Another year has come and gone. 2019 was a breakout year for the US economy and global stock markets. Heading into last year, investors and analysts were guarded given the Federal Reserve’s blunder in 2018’s fourth quarter, which I refer to as, “The Powell Panic of 2018.”
We spent several months reversing the economic and financial trauma that Chairman Powell caused in 2018. Thanks to a strong US economy, featuring six-decade high records in job creation and low unemployment; a lack of inflation; and, the disappearance of volatility, markets swept to all time highs.
Late in the fourth quarter of 2019 a series of tailwinds materialized, eradicating then existing headwinds. These tailwinds are:
- The passage of the USMCA (US-Mexico-Canada) Trade Agreement by the House of Representatives which will soon pass in the Senate and be signed into law by President Trump
- Phase 1 trade agreement with China
- A weak impeachment of President Trump which will die in the Senate; allowing Congress to (hopefully) focus on more economic stimulative legislation such as infrastructure
- Boris Johnson’s election as Prime Minister of the UK, all but securing Brexit after a nearly four-year long process
2020 will be highlighted by a Presidential and Congressional elections in the United States; increasing global trade; tensions in the Middle East; Brexit (finally !!!); and, rollout of 5G wireless technology (more on that later)
Without further ado, in the spirit of the old Wall Street Week with Louis Rukeyser, wherein his panelists were asked at the outset of the year to make their predictions, which could not be changed thereafter, I present My Gut Feeling for 2020:
- The SPX ended 2019 at 3,230.78, which using Standard & Poor’s 500 (SPX) earnings estimates of about 159.00 implies an index price/earnings multiple (PE) of 20.32. Recall that the equity markets in 2019 benefited from a near 3 point multiple expansion from 17, while earnings were just about flat. Some of the PE expansion in 2019 was taken from PE contraction in the 4th quarter of 2018 due to the Powell Panic. In 2020, nearly every analyst and investor that I read or speak with is looking at SPX earnings in the range of 175 to 177.5. I concur. Standard & Poor’s is expecting earnings of 176.16. So, for 2020, I am calling for earnings growth with PE moderation. Earnings growth will come from continued strong domestic growth; benefits from the USMCA and Phase 1 China trade agreements; and, a reawakening of economies in the rest of the world. Using a PE ratio of 20.4 with earnings of 175, I arrive at a year-end SPX price target of 3,570, another all-time high, an increase of nearly 10.5% from 2019’s year-end level of 3,230.78. Along the way the SPX will experience a normal correction (see #8 below). The year’s low for the SPX will be put in on Jan 2 and the high of the year will be 3,675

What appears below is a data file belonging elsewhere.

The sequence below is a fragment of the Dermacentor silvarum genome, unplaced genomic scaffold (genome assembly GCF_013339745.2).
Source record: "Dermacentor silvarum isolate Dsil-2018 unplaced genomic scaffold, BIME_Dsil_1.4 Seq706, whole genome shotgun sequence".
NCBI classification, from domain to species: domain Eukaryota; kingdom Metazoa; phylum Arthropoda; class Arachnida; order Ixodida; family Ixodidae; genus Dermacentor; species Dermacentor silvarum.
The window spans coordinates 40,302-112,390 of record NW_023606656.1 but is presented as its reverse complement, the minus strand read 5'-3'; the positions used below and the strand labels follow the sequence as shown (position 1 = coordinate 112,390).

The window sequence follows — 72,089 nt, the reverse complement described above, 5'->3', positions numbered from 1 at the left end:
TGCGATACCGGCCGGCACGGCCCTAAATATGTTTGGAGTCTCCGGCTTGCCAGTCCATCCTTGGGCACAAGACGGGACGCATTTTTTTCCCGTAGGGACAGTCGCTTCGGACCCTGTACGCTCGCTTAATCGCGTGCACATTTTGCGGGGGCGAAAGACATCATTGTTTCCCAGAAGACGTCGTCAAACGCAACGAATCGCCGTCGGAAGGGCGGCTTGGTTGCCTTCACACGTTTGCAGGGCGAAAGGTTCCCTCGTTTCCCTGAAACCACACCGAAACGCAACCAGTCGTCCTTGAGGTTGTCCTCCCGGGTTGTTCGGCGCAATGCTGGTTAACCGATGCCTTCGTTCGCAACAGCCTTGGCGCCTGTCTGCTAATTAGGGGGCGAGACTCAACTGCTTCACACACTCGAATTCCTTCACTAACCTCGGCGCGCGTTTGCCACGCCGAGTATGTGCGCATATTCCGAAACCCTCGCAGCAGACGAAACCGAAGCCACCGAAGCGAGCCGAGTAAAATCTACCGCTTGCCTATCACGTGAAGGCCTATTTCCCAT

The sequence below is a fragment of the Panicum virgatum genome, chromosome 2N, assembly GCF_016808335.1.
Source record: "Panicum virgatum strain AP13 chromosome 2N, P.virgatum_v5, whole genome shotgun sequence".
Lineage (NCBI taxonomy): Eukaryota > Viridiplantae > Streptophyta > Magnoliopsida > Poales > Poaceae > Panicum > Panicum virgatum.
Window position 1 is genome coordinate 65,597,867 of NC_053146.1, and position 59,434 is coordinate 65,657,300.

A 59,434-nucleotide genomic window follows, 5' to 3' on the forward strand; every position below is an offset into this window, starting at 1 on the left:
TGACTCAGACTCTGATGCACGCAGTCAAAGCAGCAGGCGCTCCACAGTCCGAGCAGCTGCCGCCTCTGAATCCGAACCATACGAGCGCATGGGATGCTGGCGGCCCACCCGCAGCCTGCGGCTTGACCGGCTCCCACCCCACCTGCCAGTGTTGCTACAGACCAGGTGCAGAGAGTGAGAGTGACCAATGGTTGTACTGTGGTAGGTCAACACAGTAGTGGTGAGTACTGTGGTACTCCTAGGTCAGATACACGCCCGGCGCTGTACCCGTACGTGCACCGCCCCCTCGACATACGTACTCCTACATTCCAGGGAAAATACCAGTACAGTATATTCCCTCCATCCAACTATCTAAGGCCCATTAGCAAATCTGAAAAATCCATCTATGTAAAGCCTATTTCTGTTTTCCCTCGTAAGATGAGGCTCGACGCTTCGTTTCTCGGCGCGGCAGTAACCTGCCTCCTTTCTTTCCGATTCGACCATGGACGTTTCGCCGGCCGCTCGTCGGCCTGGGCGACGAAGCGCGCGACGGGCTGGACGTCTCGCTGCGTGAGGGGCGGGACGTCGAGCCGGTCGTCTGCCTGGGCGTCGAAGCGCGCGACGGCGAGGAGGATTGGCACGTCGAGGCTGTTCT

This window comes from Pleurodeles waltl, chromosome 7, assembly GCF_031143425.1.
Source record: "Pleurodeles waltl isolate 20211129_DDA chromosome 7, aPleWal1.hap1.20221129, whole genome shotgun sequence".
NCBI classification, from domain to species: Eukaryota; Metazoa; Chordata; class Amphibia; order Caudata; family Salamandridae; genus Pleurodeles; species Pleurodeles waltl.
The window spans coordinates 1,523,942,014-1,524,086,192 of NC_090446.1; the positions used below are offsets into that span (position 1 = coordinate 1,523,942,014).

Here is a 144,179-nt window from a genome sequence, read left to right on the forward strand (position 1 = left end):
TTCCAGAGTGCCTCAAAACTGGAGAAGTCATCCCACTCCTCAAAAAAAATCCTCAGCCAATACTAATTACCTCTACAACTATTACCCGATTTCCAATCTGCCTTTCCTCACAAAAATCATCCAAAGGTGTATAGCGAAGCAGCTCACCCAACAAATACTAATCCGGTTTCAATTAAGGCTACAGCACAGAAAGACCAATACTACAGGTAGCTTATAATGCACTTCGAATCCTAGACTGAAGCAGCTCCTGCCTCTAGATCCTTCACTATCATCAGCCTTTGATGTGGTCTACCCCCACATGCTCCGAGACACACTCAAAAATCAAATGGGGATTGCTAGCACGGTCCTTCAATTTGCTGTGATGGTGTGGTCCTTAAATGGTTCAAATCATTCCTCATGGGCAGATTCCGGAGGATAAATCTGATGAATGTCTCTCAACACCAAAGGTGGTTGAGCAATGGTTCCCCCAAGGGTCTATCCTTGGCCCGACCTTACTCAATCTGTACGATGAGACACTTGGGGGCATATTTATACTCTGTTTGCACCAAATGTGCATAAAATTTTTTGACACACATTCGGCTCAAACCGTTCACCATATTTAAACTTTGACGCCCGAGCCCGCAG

2. The Federal Reserve Open Market Committee (FOMC) lowered Fed Funds target by ¼% three times in 2019. In 2020, the FOMC will be on hold, making no changes to its Fed Funds target. However, the Fed will continue to increase liquidity through expansion of its balance sheet; a mini-quantitative easing.
3. As for US Treasury securities, finally, a bottom in the yield curve will arrive. This will be a result of improving economic activity around the world and eroding of negative interest rates in Germany and Japan. I expect a normal yield curve such that by the end of 2020, the US Treasury market will yield as follows: 5-year 1.75%; 10-year 2.00%; and, 30-year 2.50%. No matter which way you cut it, try to stay out of bonds. If you must hold bonds, stay to maturities of ten years or less.
4. Flat to rising interest rates will put a cap on value stock prices. Hence, a dividend-oriented portfolio, such as our Dividend Value Strategy will earn its dividends but generate a lesser amount of capital appreciation in 2020 than in 2019.